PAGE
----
Walking poles can massively reduce the strain on your legs, so long as they’re used correctly. Here’s how to get it right.
On easy terrain, poles help increase stride and speed. When planting your poles, your elbows should be at a 90-degree angle (or thereabouts), and the pole should land with the top pointing backwards. This should be comfortable and provide the leverage to maintain momentum.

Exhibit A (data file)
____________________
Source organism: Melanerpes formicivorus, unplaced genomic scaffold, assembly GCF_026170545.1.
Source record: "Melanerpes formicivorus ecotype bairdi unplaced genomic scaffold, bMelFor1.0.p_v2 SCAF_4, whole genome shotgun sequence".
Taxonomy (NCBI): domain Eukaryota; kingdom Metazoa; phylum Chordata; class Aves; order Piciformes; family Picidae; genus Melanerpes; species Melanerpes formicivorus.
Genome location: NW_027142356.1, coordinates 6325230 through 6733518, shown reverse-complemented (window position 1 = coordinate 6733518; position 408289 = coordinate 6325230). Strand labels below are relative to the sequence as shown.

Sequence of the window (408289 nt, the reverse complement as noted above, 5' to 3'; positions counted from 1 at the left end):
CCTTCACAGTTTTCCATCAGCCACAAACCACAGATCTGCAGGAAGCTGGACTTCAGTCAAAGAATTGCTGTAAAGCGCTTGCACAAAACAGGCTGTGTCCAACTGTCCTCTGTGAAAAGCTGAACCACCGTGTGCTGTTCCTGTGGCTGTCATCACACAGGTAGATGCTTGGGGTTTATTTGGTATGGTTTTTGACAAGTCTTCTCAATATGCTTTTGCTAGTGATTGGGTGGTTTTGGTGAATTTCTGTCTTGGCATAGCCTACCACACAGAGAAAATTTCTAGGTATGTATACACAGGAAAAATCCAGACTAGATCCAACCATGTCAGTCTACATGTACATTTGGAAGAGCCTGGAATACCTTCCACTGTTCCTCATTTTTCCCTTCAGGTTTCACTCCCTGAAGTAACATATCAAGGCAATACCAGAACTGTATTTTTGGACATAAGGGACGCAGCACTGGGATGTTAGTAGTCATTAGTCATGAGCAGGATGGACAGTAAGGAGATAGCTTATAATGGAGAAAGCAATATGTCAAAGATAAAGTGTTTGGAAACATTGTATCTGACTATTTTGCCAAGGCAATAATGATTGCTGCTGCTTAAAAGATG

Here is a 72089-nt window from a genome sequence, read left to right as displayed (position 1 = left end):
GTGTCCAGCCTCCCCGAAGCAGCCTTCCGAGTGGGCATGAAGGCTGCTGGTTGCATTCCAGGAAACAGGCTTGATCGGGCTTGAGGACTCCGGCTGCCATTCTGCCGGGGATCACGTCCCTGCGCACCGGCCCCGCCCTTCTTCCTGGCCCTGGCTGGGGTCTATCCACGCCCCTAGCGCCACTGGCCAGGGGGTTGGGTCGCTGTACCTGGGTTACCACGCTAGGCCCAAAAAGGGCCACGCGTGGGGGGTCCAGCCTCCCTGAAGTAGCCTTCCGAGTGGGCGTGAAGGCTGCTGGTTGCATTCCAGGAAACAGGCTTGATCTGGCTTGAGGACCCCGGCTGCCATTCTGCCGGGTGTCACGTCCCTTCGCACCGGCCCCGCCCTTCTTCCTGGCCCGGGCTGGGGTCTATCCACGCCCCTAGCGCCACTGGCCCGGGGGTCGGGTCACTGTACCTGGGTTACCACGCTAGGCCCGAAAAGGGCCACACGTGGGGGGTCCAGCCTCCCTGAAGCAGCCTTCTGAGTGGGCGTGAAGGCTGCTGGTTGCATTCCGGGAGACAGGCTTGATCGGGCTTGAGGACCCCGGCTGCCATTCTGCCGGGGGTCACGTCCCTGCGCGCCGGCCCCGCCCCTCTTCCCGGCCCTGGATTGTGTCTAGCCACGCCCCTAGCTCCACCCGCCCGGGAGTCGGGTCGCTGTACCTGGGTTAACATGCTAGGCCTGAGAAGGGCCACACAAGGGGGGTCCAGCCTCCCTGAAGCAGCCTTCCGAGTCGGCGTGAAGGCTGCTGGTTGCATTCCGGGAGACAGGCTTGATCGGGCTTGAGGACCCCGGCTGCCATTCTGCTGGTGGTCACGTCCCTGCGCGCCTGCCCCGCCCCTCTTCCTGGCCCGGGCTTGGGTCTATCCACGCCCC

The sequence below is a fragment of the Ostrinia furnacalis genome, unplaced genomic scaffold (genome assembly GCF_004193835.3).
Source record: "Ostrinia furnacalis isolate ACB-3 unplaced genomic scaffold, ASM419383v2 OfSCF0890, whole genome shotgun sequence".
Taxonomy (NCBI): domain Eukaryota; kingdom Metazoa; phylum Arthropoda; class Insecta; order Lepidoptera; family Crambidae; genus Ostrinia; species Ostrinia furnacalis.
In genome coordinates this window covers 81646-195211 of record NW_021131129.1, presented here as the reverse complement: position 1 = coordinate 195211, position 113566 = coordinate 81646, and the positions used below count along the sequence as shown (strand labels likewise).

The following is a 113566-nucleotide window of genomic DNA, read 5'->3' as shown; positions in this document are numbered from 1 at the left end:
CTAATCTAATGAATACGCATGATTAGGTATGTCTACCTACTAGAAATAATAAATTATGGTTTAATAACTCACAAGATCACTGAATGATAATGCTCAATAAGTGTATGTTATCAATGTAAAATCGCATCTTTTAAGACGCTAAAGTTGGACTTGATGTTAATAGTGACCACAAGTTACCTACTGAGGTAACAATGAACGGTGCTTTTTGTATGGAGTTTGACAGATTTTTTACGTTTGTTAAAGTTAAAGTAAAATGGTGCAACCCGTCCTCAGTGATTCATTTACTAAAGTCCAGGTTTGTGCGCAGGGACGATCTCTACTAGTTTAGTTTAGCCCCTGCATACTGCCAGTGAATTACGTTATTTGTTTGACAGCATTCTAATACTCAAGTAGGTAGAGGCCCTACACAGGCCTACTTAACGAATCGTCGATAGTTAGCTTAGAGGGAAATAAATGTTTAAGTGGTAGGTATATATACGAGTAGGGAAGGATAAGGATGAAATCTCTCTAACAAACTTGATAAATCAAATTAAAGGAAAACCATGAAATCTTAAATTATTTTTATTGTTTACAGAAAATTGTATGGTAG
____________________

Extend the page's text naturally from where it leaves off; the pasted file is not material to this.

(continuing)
Ups and downs
When the terrain gets trickier, your poles are more for balance than speed. They should land more upright than on the flat, acting as your third and fourth legs. On ascents, shorten the poles, and on descents lengthen the poles, so your elbows are still at a 90-degree angle, or whatever feels most comfortable for you to push off from.
Some poles have an extended grip, so rather than shorten the pole on ascents, simply adjust your grip.
Get a grip
When used correctly, the strap gives good control over the pole without you needing to grip too tightly. Adjust the size of the loop so you can put your hand through it. Pass your hand through the loop from below. Then grip the strap and handle together.